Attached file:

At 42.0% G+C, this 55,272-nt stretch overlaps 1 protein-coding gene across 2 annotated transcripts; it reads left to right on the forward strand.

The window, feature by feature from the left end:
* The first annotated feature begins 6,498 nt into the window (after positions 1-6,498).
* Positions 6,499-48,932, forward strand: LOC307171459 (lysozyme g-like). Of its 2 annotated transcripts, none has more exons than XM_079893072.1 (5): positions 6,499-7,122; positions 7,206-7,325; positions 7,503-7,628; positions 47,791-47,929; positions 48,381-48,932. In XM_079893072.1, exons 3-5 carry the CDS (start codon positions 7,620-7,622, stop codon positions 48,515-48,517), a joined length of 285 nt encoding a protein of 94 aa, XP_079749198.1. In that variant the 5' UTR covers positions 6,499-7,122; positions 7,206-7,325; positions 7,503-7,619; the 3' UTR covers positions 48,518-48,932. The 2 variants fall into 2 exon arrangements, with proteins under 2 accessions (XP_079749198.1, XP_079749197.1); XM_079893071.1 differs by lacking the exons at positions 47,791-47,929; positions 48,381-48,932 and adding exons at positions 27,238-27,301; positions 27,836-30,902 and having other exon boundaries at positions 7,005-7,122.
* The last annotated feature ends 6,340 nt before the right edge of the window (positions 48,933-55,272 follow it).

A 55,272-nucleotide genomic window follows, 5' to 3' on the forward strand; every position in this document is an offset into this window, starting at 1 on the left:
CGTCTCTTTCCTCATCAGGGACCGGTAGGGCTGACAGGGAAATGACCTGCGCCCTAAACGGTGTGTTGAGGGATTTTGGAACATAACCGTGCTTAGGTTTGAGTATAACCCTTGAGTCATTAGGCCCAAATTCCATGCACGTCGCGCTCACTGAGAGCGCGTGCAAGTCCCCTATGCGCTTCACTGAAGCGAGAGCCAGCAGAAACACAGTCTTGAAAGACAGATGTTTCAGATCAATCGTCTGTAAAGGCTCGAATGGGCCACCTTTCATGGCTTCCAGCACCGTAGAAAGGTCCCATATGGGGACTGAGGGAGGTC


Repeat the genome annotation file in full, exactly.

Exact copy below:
At 42.0% G+C, this 55,272-nt stretch overlaps 1 protein-coding gene across 2 annotated transcripts; it reads left to right on the forward strand.

The window, feature by feature from the left end:
* The first annotated feature begins 6,498 nt into the window (after positions 1-6,498).
* Positions 6,499-48,932, forward strand: LOC307171459 (lysozyme g-like). Of its 2 annotated transcripts, none has more exons than XM_079893072.1 (5): positions 6,499-7,122; positions 7,206-7,325; positions 7,503-7,628; positions 47,791-47,929; positions 48,381-48,932. In XM_079893072.1, exons 3-5 carry the CDS (start codon positions 7,620-7,622, stop codon positions 48,515-48,517), a joined length of 285 nt encoding a protein of 94 aa, XP_079749198.1. In that variant the 5' UTR covers positions 6,499-7,122; positions 7,206-7,325; positions 7,503-7,619; the 3' UTR covers positions 48,518-48,932. The 2 variants fall into 2 exon arrangements, with proteins under 2 accessions (XP_079749198.1, XP_079749197.1); XM_079893071.1 differs by lacking the exons at positions 47,791-47,929; positions 48,381-48,932 and adding exons at positions 27,238-27,301; positions 27,836-30,902 and having other exon boundaries at positions 7,005-7,122.
* The last annotated feature ends 6,340 nt before the right edge of the window (positions 48,933-55,272 follow it).

A 55,272-nucleotide genomic window follows, 5' to 3' on the forward strand; every position in this document is an offset into this window, starting at 1 on the left:
CGTCTCTTTCCTCATCAGGGACCGGTAGGGCTGACAGGGAAATGACCTGCGCCCTAAACGGTGTGTTGAGGGATTTTGGAACATAACCGTGCTTAGGTTTGAGTATAACCCTTGAGTCATTAGGCCCAAATTCCATGCACGTCGCGCTCACTGAGAGCGCGTGCAAGTCCCCTATGCGCTTCACTGAAGCGAGAGCCAGCAGAAACACAGTCTTGAAAGACAGATGTTTCAGATCAATCGTCTGTAAAGGCTCGAATGGGCCACCTTTCATGGCTTCCAGCACCGTAGAAAGGTCCCATATGGGGACTGAGGGAGGTC